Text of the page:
Welcome to Just Old Flies

Welcome to 'just old flies,' a section of methods and flies that used-to-be. These flies were tied with the only materials available. Long before the advent of 'modern' tying materials, they were created and improved upon at a far slower pace than todays modern counterparts; limited by materials available and the tiers imagination.

Once long gone, there existed a 'fraternity' of anglers who felt an obligation to use only the 'standard' patterns of the day. We hope to bring a bit of nostalgia to these pages and to you. And sometimes what you find here will not always be about fishing. Perhaps you will enjoy them. Perhaps you will fish the flies. Perhaps?

Part One hundred fourty-eight

Black Nose Dace

Miracle Marabou Streamers
Blacknose Dace

Compiled by Deanna Birkholm, fly tied by Roger Plourde

Most of us can't remember a time when various forms of 'flash' were not readily available for the fly tier. Today's tier has a huge variety of materials from which to choose. Here is one of the first series of flies to use 'flash.'

Quoting Streamer Fly Tying & Fishing by Joseph D. Bates, Jr., "This series of five imitative patterns was originated by Mr. Bob Zwirz, of Connecticut (proprietor of The Anglers Cove, Inc., 478 Third Ave., New York City), and by Mr. Kani Evans, of New York, over a period of several years prior to 1963 in an effort to copy closely the five most important species of minnows common to waters in the northern states. The use of mylar is important in the series, to provide flash along the sides rather than along the belly of each pattern. The series was introduced by Mr. Zwirz in an article in the March, 1963 issue of Field and Stream and in other publications.

The five flies are dressed, using size 000 white silk thread, on 4X long shanked hooks in sizes from No. 8 to No. 2. All have fully built-up heads painted with clear lacquer and tinted with colors in the dressing instructions which follow. Rather large white or cream-colored eyes with black pupils are painted on the heads. Bodies are of spun fur in colors specified in the dressings, tapered full toward the head of the fly and picked out on the sides with a dubbing needle, the picked-out hairs then being stroked backward toward the tail.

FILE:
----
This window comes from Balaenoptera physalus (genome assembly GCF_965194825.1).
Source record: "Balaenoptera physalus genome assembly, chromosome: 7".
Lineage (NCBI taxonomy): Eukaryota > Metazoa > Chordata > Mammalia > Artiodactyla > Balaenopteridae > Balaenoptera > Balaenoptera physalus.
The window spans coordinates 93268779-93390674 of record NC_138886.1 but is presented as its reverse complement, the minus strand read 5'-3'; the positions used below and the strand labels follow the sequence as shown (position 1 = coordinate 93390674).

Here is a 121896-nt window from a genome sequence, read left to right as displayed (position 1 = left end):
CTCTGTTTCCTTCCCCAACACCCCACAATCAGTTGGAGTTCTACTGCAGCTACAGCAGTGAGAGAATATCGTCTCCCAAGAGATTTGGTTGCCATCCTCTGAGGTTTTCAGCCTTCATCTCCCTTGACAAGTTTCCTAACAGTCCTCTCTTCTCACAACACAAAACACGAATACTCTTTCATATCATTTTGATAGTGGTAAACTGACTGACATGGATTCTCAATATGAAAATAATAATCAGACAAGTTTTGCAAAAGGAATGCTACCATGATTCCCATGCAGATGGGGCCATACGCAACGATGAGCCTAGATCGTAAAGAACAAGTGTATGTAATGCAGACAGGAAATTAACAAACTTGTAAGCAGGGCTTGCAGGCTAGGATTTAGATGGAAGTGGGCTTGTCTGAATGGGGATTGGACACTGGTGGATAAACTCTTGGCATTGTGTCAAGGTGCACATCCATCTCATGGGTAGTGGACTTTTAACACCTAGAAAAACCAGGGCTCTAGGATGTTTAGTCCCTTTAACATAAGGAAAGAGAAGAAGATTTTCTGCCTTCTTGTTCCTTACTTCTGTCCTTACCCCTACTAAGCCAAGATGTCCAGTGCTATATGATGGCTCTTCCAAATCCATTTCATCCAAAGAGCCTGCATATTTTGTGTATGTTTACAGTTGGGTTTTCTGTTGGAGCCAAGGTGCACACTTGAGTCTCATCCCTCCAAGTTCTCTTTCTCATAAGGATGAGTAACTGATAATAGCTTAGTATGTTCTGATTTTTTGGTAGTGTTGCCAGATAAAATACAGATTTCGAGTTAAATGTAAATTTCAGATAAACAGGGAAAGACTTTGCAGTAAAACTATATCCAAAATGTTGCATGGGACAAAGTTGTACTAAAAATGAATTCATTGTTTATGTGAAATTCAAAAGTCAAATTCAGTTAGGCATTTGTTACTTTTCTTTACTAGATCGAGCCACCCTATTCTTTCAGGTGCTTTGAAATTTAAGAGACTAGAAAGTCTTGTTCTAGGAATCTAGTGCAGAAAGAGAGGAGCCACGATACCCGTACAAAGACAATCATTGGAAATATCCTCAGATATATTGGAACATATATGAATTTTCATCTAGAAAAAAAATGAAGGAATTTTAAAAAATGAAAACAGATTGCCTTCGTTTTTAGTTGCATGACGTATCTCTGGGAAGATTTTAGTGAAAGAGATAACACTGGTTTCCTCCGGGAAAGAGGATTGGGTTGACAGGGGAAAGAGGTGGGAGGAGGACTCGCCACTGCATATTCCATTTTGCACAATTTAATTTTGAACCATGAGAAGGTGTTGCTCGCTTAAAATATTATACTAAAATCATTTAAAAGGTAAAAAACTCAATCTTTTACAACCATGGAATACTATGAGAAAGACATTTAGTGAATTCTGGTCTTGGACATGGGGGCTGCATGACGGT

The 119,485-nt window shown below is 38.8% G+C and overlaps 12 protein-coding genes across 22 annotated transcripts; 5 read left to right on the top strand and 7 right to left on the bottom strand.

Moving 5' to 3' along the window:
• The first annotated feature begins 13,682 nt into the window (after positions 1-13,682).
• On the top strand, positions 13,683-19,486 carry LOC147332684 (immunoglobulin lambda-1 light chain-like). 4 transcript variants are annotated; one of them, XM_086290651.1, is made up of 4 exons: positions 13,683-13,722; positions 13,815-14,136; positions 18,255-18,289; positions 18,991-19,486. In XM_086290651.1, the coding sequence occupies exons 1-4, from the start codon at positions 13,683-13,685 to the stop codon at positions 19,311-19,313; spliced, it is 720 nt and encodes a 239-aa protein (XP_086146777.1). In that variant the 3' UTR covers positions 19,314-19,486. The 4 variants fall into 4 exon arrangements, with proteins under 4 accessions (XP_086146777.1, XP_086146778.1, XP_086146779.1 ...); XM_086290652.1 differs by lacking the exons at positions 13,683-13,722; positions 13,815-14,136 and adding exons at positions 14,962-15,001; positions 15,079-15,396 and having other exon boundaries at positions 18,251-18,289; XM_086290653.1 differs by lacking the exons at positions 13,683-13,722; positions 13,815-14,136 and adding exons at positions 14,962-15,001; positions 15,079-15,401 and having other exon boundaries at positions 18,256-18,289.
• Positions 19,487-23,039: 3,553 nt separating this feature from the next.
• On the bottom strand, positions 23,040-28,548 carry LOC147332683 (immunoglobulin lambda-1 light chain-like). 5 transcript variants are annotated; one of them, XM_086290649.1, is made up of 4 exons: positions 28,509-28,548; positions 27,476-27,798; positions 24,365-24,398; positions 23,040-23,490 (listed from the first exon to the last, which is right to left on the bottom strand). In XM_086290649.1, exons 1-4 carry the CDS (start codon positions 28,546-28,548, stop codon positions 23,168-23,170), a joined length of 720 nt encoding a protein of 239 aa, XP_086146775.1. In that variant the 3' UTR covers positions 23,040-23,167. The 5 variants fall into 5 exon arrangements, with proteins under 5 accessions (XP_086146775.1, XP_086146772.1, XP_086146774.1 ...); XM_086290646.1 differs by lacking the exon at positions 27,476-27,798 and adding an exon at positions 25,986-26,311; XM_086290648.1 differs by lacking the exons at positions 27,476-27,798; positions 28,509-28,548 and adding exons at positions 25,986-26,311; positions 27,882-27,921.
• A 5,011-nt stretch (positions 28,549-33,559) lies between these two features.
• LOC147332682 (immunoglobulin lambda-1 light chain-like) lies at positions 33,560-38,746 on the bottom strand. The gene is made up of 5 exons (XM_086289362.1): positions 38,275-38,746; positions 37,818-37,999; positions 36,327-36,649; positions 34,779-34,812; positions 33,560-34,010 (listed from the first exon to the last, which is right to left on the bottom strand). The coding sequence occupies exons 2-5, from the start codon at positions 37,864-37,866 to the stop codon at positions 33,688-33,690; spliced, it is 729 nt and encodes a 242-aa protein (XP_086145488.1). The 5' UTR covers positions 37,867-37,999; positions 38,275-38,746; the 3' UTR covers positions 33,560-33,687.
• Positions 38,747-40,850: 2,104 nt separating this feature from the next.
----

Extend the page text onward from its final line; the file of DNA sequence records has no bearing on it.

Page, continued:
The wings are of whole marabou feathers in colors as noted. Each feather is wetted, preferable by running it through the lips before placing it on the shank of the hook. The mylar is cut in strips slightly less than one-quarter inch wide (depending on size of the fly); tied in horizontally on each side of the wing, extending slightly beyond the bend of the hook and cut on the lower sides toward the ends to taper upward gradually to a point. Wings are slightly longer than the mylar. Throats and tails are a small bunch of fibers stripped from saddle hackles, slightely longer than the gap of the hook. If the mylar does not cling to the marabou wing, it can be brushed on the inside lightly with clear head cement. For purposes of simplicity these general instructions are given for all the flies and are not repeated in the individual dressings . . ."

The other four flies in this series are the Blueback Shiner, Golden Shiner, Longnose Dace and Silver Shiner. The recipe which follows is also from Streamer Fly Tying & Fishing.

Miracle Marabou Streamer
Blacknosed Dace

    [Hook: 4X long shanked hook in sizes from No. 8 to No. 2]

    Head: Top half, brown; lower half, white

    [Thread: 000 white silk thread.]

    Tail: Cream or very light ginger

    Body: Antique white [dubbed fur]

    Throat: Same as tail

    Wing: Two whole antique white marabou feathers, over which are two whole light drab (olive toward brown tone) marabou feathers

    Mylar: Silver, with upper third painted black, the paint extending from the tip to the painted eye. (Use black "Magic Marker" pencil, or lay a narrow (wetted) strip of black saddle hackle just over the mylar.)

"The blacknose dace is a small member of the Dace family vitally important as a bait for trout. It is widely distributed from the St. Lawrence southward through Georgia and westward to the Mississippi in the more northerly latitudes. It is exceedingly common in small, clear brooks and prefers moving water but avoids the very fast riffles which harbor its cousin, the longnose dace." ~ DLB

Credits: Photo from Forgotten Flies published by the Complete Sportsman.

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